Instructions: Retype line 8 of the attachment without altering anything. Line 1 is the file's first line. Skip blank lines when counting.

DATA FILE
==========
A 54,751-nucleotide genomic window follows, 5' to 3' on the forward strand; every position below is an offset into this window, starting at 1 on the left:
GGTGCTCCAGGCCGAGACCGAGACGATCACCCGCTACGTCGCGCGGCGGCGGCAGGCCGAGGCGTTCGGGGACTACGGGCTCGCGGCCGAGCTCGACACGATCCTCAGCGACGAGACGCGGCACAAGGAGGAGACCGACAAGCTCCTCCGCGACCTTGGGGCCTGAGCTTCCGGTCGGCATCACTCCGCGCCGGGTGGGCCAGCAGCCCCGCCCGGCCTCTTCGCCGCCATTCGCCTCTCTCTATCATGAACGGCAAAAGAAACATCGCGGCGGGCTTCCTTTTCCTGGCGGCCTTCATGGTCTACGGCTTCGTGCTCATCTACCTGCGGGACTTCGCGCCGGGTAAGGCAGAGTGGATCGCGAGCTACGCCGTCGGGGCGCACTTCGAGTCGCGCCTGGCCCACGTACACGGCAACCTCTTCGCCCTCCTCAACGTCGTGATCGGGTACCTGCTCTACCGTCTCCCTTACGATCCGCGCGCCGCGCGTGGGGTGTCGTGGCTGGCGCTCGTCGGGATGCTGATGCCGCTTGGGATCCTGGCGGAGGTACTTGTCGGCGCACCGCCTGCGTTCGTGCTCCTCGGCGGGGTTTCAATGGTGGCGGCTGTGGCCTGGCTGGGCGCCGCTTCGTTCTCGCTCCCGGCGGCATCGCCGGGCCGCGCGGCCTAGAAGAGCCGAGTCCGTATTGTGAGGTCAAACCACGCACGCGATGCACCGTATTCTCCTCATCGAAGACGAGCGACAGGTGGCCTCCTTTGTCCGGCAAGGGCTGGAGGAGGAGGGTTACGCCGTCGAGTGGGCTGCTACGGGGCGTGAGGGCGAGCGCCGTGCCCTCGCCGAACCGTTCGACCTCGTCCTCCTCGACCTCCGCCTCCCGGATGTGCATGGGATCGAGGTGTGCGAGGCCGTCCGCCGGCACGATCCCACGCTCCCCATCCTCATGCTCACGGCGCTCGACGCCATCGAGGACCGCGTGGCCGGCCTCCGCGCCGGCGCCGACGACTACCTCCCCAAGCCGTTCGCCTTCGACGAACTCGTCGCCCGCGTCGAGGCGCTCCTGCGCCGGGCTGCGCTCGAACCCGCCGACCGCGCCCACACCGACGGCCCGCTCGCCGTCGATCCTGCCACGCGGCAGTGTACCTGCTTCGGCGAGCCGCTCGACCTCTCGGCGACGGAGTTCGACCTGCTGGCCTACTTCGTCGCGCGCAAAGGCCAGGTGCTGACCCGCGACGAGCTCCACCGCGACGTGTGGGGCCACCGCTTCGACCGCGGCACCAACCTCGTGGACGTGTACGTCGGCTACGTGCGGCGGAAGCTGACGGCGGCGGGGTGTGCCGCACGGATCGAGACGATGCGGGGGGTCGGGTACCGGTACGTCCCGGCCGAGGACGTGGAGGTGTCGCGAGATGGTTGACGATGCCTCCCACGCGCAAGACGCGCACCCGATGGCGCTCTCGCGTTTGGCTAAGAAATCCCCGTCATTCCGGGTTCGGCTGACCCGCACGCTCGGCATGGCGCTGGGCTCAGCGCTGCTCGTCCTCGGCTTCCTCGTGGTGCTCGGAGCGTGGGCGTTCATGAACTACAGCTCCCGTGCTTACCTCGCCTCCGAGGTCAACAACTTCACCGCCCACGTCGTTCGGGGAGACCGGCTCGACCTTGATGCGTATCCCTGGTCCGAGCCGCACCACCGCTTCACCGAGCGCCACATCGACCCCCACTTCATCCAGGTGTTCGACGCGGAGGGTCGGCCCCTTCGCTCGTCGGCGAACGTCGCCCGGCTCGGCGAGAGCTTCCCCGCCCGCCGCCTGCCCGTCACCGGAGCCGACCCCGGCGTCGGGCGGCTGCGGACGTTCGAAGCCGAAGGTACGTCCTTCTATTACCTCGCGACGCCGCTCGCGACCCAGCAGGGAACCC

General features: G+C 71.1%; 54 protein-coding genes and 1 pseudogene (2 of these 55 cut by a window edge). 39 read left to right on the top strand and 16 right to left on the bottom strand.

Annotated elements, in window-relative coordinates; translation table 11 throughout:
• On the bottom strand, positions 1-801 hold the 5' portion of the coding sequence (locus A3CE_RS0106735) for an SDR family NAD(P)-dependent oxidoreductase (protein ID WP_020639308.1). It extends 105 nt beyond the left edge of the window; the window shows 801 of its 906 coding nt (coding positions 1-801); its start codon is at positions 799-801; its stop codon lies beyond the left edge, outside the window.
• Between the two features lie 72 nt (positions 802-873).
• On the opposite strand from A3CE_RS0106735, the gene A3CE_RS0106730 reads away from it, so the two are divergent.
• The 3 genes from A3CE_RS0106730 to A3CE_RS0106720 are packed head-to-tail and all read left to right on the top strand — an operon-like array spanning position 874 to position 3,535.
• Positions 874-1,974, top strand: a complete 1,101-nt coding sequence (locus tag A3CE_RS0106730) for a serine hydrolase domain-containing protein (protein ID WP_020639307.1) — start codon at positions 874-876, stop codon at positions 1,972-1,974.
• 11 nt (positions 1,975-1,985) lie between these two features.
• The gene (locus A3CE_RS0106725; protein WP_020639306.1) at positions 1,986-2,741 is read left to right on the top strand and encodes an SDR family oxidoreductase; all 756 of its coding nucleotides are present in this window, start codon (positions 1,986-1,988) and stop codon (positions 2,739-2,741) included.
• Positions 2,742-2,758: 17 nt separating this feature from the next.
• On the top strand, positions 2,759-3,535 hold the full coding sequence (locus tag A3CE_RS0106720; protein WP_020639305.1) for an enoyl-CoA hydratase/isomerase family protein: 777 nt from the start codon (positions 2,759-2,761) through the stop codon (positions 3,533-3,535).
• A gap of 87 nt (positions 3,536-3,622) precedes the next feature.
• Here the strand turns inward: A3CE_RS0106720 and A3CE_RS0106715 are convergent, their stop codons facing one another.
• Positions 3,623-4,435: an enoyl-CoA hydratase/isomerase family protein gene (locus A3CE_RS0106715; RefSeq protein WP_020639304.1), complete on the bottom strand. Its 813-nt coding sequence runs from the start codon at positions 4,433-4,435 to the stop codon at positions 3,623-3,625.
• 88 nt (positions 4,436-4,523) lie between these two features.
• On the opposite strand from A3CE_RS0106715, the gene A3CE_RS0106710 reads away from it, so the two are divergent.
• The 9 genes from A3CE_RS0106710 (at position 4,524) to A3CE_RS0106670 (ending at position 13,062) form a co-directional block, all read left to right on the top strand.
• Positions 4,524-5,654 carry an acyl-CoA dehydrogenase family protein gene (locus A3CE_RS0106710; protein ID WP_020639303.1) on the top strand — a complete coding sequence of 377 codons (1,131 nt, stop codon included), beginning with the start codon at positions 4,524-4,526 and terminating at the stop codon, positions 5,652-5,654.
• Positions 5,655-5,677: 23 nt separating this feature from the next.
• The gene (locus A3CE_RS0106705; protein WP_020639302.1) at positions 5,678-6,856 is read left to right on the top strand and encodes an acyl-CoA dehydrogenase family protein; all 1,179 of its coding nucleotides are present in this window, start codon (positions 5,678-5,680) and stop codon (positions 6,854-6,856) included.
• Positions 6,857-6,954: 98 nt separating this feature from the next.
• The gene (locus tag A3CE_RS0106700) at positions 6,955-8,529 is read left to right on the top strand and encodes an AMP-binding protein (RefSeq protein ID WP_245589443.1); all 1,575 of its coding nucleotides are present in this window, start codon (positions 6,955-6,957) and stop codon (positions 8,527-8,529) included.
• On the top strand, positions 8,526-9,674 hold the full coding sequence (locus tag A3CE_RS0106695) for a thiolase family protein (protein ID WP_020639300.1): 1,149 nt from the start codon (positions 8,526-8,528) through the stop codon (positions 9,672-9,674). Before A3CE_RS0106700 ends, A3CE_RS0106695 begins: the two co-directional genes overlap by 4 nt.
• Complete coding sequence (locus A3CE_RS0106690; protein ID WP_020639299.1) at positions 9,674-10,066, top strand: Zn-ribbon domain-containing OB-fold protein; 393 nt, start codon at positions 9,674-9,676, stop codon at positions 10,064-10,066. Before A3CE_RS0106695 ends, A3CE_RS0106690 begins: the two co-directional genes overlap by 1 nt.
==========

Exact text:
• The 3 genes from A3CE_RS0106730 to A3CE_RS0106720 are packed head-to-tail and all read left to right on the top strand — an operon-like array spanning position 874 to position 3,535.